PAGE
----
Well lets do our best in Gods house and in life in general as orthodox christians.

I do not mean to change the subject....

Praying and fasting must have real meaning. We are to be seen as and live as 'praying" people.

If we keep with prayer 7 times a day yet love sin (or like to look like we like sin) we pray falsley.

Looking like you like sin (but yet being perfectly sinless in actual deed)....IS SIN. In other words dressing like Britaney Spears and hanging out with her type of crowed and at the same time never doing anything that she does but living actually like a holy women in all aspects .... IS a SIN. This is falseness. We can not represent sin and rightiousness.

I try to point this out to young people who feel that..."Well; I only like the cloths and the music...I do not do those things". Some parents support this thinking also as a way to keep their children "in" the things they like and yet "be" something else. So-called 'meeting them half way'.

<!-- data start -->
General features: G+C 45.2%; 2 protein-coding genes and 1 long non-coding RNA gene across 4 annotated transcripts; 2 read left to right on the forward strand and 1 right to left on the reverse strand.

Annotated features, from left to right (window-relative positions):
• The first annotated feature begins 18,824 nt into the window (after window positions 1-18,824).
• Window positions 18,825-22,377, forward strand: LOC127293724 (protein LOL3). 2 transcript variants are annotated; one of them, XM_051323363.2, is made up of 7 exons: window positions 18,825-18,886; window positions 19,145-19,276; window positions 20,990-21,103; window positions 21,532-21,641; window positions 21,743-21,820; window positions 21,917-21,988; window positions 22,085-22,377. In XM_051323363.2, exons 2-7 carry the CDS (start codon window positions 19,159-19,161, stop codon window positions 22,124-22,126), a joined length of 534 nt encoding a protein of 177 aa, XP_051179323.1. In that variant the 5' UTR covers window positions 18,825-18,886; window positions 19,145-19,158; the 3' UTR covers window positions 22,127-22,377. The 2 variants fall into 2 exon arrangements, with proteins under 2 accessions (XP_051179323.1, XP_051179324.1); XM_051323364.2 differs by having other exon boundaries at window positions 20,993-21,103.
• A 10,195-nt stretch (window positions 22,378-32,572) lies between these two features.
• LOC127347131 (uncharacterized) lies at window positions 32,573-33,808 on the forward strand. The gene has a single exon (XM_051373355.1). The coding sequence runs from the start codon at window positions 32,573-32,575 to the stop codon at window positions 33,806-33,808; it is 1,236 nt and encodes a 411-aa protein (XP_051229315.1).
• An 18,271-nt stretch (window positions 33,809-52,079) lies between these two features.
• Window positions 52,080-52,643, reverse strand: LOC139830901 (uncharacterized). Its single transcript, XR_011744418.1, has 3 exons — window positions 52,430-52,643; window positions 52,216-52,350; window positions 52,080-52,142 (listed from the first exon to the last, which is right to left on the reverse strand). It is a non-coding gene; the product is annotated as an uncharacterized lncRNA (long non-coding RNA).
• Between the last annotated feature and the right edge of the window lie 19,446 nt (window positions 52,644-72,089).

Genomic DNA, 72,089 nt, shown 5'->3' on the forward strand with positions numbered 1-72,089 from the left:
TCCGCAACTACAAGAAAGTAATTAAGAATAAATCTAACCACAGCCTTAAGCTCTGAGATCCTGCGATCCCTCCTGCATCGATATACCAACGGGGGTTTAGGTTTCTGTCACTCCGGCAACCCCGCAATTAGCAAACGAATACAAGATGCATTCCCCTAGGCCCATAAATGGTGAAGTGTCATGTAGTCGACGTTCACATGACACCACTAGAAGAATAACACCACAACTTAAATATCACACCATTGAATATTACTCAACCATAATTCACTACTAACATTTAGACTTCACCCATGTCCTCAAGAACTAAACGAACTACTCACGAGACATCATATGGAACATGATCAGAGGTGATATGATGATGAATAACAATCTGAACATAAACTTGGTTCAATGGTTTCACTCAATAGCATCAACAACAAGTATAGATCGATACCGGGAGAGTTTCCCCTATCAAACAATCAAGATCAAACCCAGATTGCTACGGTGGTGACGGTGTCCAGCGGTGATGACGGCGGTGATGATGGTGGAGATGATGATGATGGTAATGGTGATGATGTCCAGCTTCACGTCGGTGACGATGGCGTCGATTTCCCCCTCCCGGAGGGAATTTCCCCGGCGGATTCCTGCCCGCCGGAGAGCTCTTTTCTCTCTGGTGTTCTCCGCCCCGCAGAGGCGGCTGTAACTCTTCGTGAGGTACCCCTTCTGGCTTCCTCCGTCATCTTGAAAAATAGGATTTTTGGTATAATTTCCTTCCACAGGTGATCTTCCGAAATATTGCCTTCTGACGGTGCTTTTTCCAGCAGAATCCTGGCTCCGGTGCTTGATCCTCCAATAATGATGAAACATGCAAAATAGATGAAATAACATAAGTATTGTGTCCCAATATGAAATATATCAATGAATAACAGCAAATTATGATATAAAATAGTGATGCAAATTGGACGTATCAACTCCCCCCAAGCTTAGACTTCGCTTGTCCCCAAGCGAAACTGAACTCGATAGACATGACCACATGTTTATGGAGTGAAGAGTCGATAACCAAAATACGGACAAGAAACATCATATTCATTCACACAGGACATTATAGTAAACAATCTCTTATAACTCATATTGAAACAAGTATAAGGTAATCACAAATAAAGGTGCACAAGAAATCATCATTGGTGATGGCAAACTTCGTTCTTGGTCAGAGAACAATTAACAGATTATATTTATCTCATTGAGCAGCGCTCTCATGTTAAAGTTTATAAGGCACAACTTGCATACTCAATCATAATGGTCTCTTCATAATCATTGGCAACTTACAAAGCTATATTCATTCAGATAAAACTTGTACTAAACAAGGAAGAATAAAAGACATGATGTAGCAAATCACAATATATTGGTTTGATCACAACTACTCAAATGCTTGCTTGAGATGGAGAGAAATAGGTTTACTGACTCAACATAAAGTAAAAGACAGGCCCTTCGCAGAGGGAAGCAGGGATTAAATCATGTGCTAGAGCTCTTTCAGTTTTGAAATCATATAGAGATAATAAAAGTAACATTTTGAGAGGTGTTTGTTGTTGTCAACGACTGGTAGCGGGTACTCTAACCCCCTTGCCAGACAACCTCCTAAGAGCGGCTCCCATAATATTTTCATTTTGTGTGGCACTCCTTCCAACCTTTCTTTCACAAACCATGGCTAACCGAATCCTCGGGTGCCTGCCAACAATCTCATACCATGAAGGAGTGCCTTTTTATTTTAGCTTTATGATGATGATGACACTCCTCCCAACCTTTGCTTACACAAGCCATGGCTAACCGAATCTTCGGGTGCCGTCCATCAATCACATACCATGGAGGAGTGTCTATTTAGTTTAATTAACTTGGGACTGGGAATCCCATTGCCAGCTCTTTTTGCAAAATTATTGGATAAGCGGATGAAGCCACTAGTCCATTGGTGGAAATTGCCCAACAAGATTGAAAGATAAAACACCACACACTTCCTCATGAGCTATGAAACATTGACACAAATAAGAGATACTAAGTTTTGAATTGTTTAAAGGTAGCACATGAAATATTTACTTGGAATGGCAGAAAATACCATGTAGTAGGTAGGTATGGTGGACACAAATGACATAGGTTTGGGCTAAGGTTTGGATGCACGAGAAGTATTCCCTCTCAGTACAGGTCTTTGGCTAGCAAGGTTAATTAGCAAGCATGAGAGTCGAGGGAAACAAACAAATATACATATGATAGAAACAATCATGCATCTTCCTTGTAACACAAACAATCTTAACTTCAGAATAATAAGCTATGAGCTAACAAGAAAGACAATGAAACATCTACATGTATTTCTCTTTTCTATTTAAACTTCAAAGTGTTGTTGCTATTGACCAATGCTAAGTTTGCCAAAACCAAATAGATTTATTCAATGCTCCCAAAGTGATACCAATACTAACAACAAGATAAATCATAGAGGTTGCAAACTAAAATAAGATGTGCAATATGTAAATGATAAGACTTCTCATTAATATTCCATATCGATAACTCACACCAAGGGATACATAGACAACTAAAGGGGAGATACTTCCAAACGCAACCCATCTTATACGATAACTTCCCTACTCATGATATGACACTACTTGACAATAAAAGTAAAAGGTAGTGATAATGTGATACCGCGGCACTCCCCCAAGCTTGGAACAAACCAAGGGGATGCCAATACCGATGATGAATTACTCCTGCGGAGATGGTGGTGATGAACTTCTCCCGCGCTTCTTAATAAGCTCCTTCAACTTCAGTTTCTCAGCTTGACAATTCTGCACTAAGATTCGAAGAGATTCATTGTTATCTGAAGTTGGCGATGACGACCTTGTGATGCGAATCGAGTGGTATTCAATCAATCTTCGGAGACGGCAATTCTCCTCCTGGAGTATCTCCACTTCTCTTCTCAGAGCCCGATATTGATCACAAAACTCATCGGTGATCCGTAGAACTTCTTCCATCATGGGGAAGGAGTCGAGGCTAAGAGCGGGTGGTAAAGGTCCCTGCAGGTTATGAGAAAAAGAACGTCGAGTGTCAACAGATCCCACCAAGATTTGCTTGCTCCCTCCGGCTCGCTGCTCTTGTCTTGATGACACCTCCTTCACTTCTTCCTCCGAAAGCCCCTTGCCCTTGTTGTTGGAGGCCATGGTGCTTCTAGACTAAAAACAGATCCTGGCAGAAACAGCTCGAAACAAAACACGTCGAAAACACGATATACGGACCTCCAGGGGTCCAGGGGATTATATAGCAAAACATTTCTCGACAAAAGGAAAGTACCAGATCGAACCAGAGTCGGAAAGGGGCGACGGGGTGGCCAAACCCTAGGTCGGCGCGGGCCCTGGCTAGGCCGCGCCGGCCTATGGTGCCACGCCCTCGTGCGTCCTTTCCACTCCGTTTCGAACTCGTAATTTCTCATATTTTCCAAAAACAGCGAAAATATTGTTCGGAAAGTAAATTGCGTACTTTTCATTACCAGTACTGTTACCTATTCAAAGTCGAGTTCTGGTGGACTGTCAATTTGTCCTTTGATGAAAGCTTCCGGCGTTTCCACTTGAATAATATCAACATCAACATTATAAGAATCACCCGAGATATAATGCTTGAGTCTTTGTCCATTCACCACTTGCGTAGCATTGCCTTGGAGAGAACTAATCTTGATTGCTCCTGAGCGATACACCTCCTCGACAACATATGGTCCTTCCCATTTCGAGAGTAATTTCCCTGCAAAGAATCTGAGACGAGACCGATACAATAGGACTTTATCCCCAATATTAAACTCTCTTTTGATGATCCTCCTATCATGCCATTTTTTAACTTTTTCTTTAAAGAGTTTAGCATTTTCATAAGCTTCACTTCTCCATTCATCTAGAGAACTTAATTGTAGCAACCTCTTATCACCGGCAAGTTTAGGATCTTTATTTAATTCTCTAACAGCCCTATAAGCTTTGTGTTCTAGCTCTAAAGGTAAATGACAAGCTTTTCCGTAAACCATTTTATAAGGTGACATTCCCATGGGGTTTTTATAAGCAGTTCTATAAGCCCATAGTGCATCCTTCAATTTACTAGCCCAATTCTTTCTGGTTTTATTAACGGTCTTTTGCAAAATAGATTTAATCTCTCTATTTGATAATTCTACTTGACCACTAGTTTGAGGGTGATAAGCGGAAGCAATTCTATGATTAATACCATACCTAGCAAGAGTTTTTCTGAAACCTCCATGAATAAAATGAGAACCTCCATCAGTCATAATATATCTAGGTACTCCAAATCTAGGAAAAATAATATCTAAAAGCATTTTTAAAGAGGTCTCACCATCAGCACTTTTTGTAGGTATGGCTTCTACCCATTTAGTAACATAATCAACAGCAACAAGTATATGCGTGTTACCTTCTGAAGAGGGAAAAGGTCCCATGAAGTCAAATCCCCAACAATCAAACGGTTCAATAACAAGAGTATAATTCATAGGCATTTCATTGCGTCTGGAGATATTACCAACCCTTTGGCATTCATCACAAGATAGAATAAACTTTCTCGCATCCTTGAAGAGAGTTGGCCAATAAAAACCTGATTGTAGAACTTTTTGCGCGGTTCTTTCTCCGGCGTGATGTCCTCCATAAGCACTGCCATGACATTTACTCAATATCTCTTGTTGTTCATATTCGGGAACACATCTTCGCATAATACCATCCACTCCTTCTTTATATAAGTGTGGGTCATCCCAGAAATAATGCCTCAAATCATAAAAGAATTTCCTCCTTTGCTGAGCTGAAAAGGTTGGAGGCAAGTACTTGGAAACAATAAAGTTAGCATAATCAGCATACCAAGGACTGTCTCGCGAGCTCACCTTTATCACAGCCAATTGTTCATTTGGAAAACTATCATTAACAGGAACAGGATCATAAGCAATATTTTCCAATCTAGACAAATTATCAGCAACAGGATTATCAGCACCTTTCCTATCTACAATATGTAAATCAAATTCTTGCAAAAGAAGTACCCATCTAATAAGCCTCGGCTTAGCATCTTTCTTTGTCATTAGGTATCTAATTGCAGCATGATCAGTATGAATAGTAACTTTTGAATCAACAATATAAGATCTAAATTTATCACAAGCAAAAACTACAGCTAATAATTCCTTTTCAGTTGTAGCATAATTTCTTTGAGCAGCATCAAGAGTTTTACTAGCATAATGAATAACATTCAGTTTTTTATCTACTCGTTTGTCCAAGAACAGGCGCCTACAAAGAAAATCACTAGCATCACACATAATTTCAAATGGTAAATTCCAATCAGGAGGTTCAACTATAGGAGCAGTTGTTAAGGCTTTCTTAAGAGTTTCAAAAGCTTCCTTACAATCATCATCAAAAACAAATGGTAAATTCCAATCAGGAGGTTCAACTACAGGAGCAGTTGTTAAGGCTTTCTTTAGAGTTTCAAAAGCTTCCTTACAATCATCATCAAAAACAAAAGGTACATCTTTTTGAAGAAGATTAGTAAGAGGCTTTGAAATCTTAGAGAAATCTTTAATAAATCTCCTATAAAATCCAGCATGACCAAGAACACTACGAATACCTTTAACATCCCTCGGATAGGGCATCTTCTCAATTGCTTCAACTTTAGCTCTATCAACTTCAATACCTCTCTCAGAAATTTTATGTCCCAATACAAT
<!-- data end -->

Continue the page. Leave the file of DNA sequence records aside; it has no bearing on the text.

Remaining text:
God is going to meet us in the clouds. It will not be any 'half way' at that meeting. So while it works (seemingly) for now this method is not preparing us for God.

I pray that you all continue to growing in the faith.

Please keep yourselves free from the enemy. He is at your door right now. You of course know this. The enemy is always asking you to do the things you know are destructive to yoursselves or others. It wants you to believe that it is good to be rude and lude because that it apart of being "young'.

Continue with your fasts.

Continue praying 7 times a day and complete the holy fast in safety and in peace.

Continue to post the positive and spritually healthy words you are posting here.